That leaves us with a group consisting of: James Shields, Jeff Niemann, Chris Archer, Alex Cobb, Wade Davis, and Jeremy Hellickson. Niemann and Archer probably won’t command much on the market seeing as the former has struggled a bit against Major League hitters as a starter and was hurt in 2012 while the latter is just breaking into the bigs. The rest of the group has the potential to bring in a pretty nice haul, however, especially the group’s veteran, Shields.

James Shields has been one of the most durable and successful pitchers in the Majors over the past 6 seasons. The 30-year-old righty has hit the 200 inning, 12 win plateau each season and has only once failed to post an ERA+ above league average. He was torrid down the stretch last season, baffling hitters to the tune of a .188 opponent’s batting average while striking out nearly 5 batters per every walk. The Rays owe him $9 million, a bargain for a player who would likely command upwards of $13 million per season just for name alone and when you factor in his results that number jumps above $15 million. Shields age and salary make him the most likely pitcher to be traded from the Rays perspective, as the team holds a contract on him for just 2 more seasons before he hits the open market.

If dealt alone,  Shields would likely command a solid supporting hitter with some power, but if packaged with a prospect (of which the Rays have plenty) or one of the other pitchers (Cobb or Archer) he could bring in something more fearsome. Justin Upton is rumored to be on the market and Tampa Bay would be the perfect match for a team like Arizona, who could use some pitching to cover what was an atrocious back-end of their rotation. If also wouldn’t hurt Arizona to have a veteran like Shields to teach their young future aces, Trevor Bauer and Tyler Skaggs, the ropes.

Jeremy Hellickson could also garner quite a bit of return on the hot stove this offseason. Hellickson, the 2011 AL Rookie of the Year, has proven to be quite the find in the middle of the Rays rotation during his first couple of seasons in the pros. Hellickson has thrown a little over 400 total Major League innings and he’s posted an ERA of 3.06, while striking out 6.1 batters per 9. His change-up is as good as any in the American League, when he’s got it working of course, and his fastball offers a nice change of pace in the low 90s. Hellickson is  going to be 26 next year, has yet to throw over 200 innings in one season,which means his arm should be in good shape, and he’s under team control until 2017, which could add up to a nice trade return. Hellickson may not be considered one of the elite pitchers in the Majors, but his value on the trade market could garner an elite return. Pitchers of this age and caliber rarely come along, and a starter-starved team, say Colorado, Los Angeles, or Cleveland could look to strike it big. If GM Andrew Friedman can land a legitimate middle of the order bat that’s also affordable, a trade would be worth it. The problem is those type of players are extremely rare and most are considered untouchable.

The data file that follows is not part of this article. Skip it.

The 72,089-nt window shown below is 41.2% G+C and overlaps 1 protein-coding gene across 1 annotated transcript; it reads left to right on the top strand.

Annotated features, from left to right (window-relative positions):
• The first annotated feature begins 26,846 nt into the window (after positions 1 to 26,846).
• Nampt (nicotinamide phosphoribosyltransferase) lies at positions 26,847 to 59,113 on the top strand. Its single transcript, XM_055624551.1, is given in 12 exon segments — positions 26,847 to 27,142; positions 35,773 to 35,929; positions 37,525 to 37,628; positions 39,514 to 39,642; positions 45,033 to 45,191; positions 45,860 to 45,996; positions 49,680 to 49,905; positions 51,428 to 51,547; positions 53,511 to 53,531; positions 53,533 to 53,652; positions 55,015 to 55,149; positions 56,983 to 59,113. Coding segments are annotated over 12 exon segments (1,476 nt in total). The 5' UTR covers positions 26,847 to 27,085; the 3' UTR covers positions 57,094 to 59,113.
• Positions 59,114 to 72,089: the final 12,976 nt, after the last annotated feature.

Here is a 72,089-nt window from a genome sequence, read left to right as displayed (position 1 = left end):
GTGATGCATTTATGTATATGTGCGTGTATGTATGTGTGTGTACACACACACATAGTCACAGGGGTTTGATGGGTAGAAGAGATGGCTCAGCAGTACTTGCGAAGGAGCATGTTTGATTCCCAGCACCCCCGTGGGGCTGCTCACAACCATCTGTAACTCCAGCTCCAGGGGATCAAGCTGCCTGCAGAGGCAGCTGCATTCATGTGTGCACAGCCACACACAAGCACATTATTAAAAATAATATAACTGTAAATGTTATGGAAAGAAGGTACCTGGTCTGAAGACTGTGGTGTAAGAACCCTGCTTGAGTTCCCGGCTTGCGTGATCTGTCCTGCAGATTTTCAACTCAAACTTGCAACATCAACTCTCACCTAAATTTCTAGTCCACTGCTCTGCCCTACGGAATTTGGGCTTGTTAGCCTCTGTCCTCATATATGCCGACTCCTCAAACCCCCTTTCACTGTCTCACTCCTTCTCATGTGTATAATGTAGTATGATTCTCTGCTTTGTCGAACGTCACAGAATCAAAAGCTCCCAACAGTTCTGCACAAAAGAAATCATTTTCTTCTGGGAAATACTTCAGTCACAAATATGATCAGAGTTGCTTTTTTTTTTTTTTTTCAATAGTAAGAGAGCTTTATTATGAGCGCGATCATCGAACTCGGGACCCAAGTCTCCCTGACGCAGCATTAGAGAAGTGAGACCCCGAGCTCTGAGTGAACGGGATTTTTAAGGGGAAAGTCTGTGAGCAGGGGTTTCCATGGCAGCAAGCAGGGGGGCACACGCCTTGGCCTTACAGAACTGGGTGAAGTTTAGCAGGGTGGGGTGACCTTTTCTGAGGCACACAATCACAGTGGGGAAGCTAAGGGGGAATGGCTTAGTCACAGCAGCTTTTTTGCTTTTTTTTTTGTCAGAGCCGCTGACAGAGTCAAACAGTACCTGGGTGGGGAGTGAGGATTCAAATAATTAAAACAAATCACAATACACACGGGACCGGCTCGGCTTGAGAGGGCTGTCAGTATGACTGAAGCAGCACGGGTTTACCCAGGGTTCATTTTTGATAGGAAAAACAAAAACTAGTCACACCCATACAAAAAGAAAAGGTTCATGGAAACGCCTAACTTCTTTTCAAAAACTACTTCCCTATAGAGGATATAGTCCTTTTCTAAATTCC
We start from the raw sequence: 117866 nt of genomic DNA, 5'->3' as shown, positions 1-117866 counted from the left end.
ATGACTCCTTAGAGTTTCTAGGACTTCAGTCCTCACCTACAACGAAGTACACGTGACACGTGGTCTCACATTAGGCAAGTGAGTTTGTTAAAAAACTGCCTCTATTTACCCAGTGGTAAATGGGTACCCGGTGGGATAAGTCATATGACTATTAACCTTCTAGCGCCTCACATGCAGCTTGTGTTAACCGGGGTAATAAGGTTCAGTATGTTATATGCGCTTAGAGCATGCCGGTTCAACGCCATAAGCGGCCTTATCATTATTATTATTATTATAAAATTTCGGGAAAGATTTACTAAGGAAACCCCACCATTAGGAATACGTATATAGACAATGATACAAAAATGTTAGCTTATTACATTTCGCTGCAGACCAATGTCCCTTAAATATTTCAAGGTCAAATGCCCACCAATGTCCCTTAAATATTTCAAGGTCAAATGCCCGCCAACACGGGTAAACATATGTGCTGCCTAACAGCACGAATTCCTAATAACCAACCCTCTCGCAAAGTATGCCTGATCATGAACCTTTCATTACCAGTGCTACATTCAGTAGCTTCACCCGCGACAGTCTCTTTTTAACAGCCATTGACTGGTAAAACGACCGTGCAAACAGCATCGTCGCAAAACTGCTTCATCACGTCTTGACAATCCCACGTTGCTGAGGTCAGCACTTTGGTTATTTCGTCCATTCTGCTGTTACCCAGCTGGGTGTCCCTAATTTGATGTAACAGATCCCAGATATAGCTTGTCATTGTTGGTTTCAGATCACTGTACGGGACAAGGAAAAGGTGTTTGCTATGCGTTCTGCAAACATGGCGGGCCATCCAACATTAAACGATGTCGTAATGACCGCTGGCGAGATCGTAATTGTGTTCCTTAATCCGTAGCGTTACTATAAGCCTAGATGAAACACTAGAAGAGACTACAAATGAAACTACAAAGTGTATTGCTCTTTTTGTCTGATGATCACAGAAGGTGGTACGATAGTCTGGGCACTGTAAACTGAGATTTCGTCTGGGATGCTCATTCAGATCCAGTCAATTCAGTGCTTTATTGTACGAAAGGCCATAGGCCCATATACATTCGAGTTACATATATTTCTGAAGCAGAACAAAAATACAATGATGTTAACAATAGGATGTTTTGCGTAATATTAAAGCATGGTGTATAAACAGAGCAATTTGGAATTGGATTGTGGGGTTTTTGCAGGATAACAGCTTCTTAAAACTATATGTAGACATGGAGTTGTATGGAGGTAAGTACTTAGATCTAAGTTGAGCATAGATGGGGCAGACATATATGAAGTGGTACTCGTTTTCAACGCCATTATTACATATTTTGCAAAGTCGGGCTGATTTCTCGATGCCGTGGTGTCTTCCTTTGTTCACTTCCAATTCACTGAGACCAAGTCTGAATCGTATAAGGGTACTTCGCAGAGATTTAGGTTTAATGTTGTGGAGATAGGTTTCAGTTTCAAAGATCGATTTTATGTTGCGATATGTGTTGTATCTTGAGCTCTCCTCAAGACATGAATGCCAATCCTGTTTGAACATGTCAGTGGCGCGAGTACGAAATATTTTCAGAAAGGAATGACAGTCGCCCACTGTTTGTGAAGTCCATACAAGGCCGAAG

So, should the Rays pull the trigger and make a deal?

Tampa should tread carefully because trading away this type of young talent has the potential to backfire quickly. The Rays are in a position to win in the present and should be looking to better their team for 2013, rather than stockpiling talent for a rainy day. Shields is a half-step below a true ace in the Major Leagues. Cobb, and Davis all have the potential to turn into fine #2 or #3 starters. Shields is due to make $9 million next season, and the team has a $12 million dollar option they can exercise on him for 2014. That’s a bargain for  a pitchers who has thrown 200+ innings in each of the last 6 seasons while putting up an above average ERA+ in 5 of the 6. The other two are making peanuts compared to the value they provide.

The Rays have some big decisions coming up in the next couple of months. The franchise’s 2013 outlook could be greatly improved by a couple of smart moves just as easily as it could be set back by some foolish decisions. Andrew Friedman and the rest of the Rays front office have proven adept at making these choices since taking control of the team in 2007, so I expect nothing less than the correct choices this offseason — even if that means sitting tight on the strongest pitching staff in the big leagues.